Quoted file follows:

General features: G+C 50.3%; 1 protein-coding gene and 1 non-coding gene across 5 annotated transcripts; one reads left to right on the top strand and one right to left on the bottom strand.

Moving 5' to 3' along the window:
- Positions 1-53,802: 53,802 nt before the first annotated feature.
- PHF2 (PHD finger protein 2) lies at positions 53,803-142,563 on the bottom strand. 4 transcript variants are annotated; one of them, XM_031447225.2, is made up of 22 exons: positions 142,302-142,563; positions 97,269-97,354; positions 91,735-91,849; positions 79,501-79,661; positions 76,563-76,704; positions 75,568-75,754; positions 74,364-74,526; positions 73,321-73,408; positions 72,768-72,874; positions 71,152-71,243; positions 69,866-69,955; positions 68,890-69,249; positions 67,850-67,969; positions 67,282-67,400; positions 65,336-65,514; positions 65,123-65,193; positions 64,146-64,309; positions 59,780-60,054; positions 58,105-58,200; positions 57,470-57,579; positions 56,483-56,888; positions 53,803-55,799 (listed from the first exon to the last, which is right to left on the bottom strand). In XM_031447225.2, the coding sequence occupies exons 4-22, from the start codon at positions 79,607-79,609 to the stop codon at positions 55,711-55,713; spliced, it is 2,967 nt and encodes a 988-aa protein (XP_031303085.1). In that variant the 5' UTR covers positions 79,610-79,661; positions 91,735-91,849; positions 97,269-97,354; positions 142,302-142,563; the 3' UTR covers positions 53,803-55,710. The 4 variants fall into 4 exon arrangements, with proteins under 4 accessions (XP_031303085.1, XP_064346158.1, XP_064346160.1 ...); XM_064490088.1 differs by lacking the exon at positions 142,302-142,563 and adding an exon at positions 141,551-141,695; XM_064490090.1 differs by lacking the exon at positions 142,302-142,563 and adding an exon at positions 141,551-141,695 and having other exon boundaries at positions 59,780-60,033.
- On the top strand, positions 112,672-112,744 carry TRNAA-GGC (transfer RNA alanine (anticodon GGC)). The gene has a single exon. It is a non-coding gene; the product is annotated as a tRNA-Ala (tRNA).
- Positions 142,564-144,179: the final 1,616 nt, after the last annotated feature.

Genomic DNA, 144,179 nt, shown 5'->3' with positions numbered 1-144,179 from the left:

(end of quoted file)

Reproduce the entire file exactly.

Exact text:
General features: G+C 50.3%; 1 protein-coding gene and 1 non-coding gene across 5 annotated transcripts; one reads left to right on the top strand and one right to left on the bottom strand.

Moving 5' to 3' along the window:
- Positions 1-53,802: 53,802 nt before the first annotated feature.
- PHF2 (PHD finger protein 2) lies at positions 53,803-142,563 on the bottom strand. 4 transcript variants are annotated; one of them, XM_031447225.2, is made up of 22 exons: positions 142,302-142,563; positions 97,269-97,354; positions 91,735-91,849; positions 79,501-79,661; positions 76,563-76,704; positions 75,568-75,754; positions 74,364-74,526; positions 73,321-73,408; positions 72,768-72,874; positions 71,152-71,243; positions 69,866-69,955; positions 68,890-69,249; positions 67,850-67,969; positions 67,282-67,400; positions 65,336-65,514; positions 65,123-65,193; positions 64,146-64,309; positions 59,780-60,054; positions 58,105-58,200; positions 57,470-57,579; positions 56,483-56,888; positions 53,803-55,799 (listed from the first exon to the last, which is right to left on the bottom strand). In XM_031447225.2, the coding sequence occupies exons 4-22, from the start codon at positions 79,607-79,609 to the stop codon at positions 55,711-55,713; spliced, it is 2,967 nt and encodes a 988-aa protein (XP_031303085.1). In that variant the 5' UTR covers positions 79,610-79,661; positions 91,735-91,849; positions 97,269-97,354; positions 142,302-142,563; the 3' UTR covers positions 53,803-55,710. The 4 variants fall into 4 exon arrangements, with proteins under 4 accessions (XP_031303085.1, XP_064346158.1, XP_064346160.1 ...); XM_064490088.1 differs by lacking the exon at positions 142,302-142,563 and adding an exon at positions 141,551-141,695; XM_064490090.1 differs by lacking the exon at positions 142,302-142,563 and adding an exon at positions 141,551-141,695 and having other exon boundaries at positions 59,780-60,033.
- On the top strand, positions 112,672-112,744 carry TRNAA-GGC (transfer RNA alanine (anticodon GGC)). The gene has a single exon. It is a non-coding gene; the product is annotated as a tRNA-Ala (tRNA).
- Positions 142,564-144,179: the final 1,616 nt, after the last annotated feature.

Genomic DNA, 144,179 nt, shown 5'->3' with positions numbered 1-144,179 from the left: